Lisa Harker, head of strategy at the NSPCC has welcomed the announcements of plans to log children's visits to A&E on a national database, but has said that it is "down to the quality and the skills" of the professionals involved.
Under the Government's new plans, a flag will appear on a child's medical record if they are subject to a child protection plan or are being looked after by the local authority
According to the Department of Health, doctors and nurses will be able to use this information as part of their overall clinical assessment, along with information about where and when children have previously been receiving urgent treatment.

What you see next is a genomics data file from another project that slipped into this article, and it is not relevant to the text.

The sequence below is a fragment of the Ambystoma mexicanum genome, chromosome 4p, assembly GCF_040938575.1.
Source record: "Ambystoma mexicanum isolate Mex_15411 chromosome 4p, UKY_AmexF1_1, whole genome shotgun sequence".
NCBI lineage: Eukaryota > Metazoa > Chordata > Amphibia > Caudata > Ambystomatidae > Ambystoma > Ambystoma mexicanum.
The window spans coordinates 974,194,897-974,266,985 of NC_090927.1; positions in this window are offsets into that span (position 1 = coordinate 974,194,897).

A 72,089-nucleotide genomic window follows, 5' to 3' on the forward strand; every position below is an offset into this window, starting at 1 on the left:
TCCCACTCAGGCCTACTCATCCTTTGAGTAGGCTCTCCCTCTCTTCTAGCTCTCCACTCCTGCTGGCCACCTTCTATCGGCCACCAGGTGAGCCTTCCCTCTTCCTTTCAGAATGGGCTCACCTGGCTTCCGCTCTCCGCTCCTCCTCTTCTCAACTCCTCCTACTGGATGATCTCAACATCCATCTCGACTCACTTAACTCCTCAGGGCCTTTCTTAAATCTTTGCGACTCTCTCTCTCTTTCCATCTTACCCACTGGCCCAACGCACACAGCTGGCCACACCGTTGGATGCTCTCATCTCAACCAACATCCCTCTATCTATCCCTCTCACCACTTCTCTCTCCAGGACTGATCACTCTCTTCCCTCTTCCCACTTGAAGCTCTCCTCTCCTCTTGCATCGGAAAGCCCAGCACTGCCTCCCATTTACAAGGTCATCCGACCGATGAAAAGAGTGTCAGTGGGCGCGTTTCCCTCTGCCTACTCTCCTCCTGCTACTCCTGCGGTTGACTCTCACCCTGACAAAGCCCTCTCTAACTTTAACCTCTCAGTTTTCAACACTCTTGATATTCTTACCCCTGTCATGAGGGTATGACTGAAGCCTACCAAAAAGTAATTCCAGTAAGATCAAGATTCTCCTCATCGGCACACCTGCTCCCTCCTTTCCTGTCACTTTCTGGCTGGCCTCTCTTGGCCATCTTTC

This will help them build up a better picture of what is happening in the child's life so they can alert social services if they think something might be wrong.
Up until now, it has been hard for frontline healthcare professionals to know if a child is already listed as being at risk or if children have been repeatedly seen in different emergency departments or urgent care centres with suspicious injuries or complaints, which may indicate abuse.
Providing instant access to that information means vulnerable and abused children will be identified much more quickly - which will save lives.